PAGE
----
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Be an Aviva Mascot | For Mother & Child Welfare | James Akaba

The Aviva Day is that single event at Open Dreams that rallies the entire community around a common cause that is at the center of life – safe delivery, mother and child welfare, efficient Ante-natal & post-natal care, healthy lifestyles which safeguard reproductive health, healthy babies and happy mothers, happy families etc. Even if you are planning to be a priest or a nun, this day involves all of us. We are all lucky to experience the beauty of life and the world because our births were successful. Participation in the Aviva Day activities is often one of the community-engagement features we checkout for, when we receive requests for letters of recommendation, testimonials or references, as there is so much to write on leadership and social responsibility – all packed up on Aviva Day. The creativity of each hub and the engagement of every member of the Open Dreams Community sink deep into our hearts and the heart of humanity on this day. 


The Aviva phenomenon is a testament to the power of community-driven initiatives and the impact they can have on the lives of mothers, newborns, and families.


Open Dreams Scholars Bertilla Mfonfu in the Aviva Day Mood after the impressive painting of the Aviva Logo on her face. The Green color of the Aviva Day T-Shirt Signifies Life


Some of the most traumatic experiences in life occur:


- When a husband loses a beloved wife due to childbirth, especially when it is their first child.

 

- When you go to the hospital expecting a bouncy baby but end up with a devastating stillbirth and must take an emergency trip to the village for burial with no dignity – the burial of someone who could have been your pride in the world. You start wondering what to do with all the dresses piled up in a box in the room – then as you look into the shots from echography, you reflect on 9 months of gestation when everything else seemed all fine; further, you reflect at every dream opportunity of playing around with your adorable kid that never was. Each time you see a couple moving with a child who was born around the same time as your lost child, you break down into nostalgia, with memories of what your child would have been by now. This is even worsened when conception afterward gets challenging.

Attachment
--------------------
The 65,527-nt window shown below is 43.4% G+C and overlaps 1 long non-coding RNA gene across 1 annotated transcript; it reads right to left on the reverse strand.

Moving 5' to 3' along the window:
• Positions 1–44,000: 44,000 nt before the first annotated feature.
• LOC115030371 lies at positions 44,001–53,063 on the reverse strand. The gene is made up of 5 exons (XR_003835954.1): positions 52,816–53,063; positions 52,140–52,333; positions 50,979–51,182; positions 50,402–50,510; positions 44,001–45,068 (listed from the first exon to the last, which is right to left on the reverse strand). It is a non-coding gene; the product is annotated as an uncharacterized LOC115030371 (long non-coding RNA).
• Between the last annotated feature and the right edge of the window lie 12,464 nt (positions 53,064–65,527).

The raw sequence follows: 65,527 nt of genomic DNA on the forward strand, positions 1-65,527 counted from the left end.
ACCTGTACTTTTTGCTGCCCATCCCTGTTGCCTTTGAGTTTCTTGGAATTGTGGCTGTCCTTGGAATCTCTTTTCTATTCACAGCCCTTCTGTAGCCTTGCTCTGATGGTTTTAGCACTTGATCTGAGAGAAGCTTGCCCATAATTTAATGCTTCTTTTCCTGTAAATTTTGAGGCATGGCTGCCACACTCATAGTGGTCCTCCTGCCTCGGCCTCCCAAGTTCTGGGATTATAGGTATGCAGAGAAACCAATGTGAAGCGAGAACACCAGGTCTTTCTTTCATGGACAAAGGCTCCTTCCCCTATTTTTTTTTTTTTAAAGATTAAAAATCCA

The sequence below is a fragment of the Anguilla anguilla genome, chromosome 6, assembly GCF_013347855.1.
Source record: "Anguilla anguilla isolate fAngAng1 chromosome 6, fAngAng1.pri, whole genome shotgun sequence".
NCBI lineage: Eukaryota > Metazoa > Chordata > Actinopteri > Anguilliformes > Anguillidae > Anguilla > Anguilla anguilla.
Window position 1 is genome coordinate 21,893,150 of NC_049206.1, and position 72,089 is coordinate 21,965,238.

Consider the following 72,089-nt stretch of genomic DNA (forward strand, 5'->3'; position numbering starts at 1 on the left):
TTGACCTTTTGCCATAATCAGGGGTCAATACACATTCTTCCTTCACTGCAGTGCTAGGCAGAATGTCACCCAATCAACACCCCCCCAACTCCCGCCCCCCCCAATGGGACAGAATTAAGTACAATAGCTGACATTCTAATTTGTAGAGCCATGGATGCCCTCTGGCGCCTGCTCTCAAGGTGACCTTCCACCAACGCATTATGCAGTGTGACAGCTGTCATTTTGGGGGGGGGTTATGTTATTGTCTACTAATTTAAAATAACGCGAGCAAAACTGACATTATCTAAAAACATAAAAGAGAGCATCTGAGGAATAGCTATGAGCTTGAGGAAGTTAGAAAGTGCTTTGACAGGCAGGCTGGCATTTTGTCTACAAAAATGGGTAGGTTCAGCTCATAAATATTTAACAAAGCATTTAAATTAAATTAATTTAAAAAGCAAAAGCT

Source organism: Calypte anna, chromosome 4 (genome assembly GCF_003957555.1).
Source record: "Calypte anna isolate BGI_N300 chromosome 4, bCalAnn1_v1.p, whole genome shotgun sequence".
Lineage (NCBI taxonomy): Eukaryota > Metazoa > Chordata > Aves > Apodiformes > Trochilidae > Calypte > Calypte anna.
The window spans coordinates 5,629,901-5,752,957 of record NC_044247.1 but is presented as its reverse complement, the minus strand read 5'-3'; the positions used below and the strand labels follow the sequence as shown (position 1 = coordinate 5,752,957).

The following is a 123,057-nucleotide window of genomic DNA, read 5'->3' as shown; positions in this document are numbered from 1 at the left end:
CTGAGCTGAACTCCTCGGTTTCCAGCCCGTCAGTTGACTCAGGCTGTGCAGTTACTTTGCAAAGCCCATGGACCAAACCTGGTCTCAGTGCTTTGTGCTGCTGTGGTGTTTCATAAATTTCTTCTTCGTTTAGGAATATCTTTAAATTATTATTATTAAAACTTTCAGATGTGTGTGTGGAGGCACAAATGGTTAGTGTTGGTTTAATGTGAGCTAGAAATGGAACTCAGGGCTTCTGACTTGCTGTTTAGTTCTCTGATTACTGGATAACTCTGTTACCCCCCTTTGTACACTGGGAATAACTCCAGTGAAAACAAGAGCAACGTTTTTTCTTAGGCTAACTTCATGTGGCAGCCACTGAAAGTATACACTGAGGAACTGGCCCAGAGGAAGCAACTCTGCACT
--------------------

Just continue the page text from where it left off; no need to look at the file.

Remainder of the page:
- When you end up with what Nigerian films make us believe that it is an “Obanje”, as a result of some peculiar aspect of fetal development likely to lead to some congenital defects that remained elusive to our best of scientific endeavours or was simply not detected early enough.


The nurses partaking in the Aviva Day Ceremony - Bamenda Regional Hospital


In almost every extended family, there is a story of birth trauma or traumatic births and the inherent consequences.  


By the way, how many people pay attention to products with labels on them as, “not suitable for pregnant women?” A simple act of paying attention could create the big impact of saving a life.


Mothers tend to show unconditional love to their children. When I see a mother “babaring” (carrying on the back) a 10-year-old who was born different, I imagine how a Small Action, e.g. accessing essential ANC/PNC would have led to a Big Impact, of relieving the mother of life-long healthcare and the associated financial burden, for another person who remains dependent. Indeed, birth outcomes can imprison a mother/family for a lifetime and deprive the newborn of the opportunity to attain his/her full potential and pursue the goals of life in their fullness. 


The Open Dreams Family at the Buea Regional Hospital on Aviva Day


For the well-being of mother and child, and happy families, we run the Aviva Women in Science Program, a rallying heartivist (heart + activism) initiative for a good cause. There is nothing more important than being alive.  There is so much joy in giving than in receiving. Count yourself lucky if you are in a position to help a tender child survive their very first battles in life. Someone too helped save our lives while we were fighting our first battles.